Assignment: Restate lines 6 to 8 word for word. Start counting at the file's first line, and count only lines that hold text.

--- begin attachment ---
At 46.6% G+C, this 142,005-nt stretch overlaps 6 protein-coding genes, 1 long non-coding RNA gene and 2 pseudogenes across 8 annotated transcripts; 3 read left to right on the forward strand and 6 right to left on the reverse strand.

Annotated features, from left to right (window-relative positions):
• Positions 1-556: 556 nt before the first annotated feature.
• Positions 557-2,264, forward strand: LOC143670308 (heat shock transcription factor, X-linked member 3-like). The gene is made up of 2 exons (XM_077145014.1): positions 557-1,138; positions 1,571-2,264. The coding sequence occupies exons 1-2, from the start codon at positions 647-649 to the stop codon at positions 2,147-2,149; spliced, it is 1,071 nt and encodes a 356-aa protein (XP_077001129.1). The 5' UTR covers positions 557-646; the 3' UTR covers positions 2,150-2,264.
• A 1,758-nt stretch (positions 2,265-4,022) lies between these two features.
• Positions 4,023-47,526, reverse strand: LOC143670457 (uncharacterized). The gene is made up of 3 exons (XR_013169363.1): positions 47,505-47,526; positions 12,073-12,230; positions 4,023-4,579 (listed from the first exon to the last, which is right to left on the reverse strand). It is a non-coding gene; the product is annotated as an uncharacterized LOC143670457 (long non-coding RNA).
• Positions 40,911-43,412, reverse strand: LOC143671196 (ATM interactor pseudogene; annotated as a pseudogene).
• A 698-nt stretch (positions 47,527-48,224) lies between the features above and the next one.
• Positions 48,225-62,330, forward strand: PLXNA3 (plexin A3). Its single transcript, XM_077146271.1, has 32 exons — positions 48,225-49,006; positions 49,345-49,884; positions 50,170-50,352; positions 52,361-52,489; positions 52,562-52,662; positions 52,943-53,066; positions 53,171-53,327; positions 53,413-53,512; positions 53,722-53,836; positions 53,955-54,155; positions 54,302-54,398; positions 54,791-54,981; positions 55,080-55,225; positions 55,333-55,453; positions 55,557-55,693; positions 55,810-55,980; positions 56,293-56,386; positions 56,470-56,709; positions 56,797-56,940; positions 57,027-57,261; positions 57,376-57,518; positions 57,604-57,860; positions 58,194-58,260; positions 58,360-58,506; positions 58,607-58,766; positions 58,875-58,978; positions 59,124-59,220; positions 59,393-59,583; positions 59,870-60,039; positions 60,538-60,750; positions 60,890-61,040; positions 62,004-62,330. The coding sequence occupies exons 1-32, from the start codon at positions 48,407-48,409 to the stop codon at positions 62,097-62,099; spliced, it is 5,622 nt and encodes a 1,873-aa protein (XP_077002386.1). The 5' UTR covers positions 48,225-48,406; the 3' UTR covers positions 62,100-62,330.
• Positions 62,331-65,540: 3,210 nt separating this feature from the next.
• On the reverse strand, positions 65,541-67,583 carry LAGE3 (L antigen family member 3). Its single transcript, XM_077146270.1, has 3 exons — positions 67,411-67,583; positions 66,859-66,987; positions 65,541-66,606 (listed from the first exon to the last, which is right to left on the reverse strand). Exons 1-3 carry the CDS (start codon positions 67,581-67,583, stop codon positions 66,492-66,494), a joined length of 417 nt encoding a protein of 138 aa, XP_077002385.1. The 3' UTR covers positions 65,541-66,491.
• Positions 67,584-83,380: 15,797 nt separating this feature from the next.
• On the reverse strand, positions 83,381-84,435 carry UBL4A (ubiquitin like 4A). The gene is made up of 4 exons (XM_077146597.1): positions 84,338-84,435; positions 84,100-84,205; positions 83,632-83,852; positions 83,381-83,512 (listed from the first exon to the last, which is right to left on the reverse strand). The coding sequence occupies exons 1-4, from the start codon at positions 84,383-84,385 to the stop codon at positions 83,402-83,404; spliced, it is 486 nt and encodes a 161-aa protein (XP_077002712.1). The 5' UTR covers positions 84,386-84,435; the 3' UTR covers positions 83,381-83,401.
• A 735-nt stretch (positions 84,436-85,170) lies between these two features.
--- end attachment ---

• Positions 4,023-47,526, reverse strand: LOC143670457 (uncharacterized). The gene is made up of 3 exons (XR_013169363.1): positions 47,505-47,526; positions 12,073-12,230; positions 4,023-4,579 (listed from the first exon to the last, which is right to left on the reverse strand). It is a non-coding gene; the product is annotated as an uncharacterized LOC143670457 (long non-coding RNA).
• Positions 40,911-43,412, reverse strand: LOC143671196 (ATM interactor pseudogene; annotated as a pseudogene).
• A 698-nt stretch (positions 47,527-48,224) lies between the features above and the next one.